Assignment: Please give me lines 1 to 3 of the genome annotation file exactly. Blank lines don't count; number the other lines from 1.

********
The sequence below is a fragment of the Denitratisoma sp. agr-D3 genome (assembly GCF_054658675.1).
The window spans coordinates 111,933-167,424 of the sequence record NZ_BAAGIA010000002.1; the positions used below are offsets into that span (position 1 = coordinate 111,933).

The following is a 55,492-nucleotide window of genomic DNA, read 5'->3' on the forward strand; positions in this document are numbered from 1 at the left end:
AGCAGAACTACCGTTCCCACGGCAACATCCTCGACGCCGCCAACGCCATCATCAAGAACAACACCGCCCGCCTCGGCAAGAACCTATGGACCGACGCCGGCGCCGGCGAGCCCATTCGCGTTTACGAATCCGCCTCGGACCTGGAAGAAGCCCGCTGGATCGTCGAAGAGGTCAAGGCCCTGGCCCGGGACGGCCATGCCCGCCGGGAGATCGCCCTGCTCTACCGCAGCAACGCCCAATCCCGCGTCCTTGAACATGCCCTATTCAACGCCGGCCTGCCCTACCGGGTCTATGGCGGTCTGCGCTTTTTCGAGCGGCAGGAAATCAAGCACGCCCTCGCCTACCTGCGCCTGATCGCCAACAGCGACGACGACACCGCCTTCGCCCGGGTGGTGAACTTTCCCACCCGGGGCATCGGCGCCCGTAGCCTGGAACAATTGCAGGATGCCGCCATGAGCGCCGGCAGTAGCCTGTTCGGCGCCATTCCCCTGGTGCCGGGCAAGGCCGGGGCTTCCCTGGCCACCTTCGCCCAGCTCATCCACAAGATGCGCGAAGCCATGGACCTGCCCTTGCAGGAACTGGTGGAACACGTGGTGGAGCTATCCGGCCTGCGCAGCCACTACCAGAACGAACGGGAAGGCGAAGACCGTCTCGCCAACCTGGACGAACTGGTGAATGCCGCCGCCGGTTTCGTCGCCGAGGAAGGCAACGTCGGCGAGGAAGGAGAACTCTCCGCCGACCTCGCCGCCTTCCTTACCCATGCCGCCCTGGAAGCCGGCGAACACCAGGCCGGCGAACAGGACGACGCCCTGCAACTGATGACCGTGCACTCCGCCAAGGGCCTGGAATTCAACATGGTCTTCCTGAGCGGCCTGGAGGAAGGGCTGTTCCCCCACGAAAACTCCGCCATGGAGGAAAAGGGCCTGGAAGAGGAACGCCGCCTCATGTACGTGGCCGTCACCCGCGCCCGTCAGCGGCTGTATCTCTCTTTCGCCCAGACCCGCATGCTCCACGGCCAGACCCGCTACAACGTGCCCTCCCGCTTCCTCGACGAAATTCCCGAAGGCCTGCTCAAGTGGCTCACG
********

The sequence below is a fragment of the Denitratisoma sp. agr-D3 genome (assembly GCF_054658675.1).
The window spans coordinates 111,933-167,424 of the sequence record NZ_BAAGIA010000002.1; the positions used below are offsets into that span (position 1 = coordinate 111,933).

The following is a 55,492-nucleotide window of genomic DNA, read 5'->3' on the forward strand; positions in this document are numbered from 1 at the left end: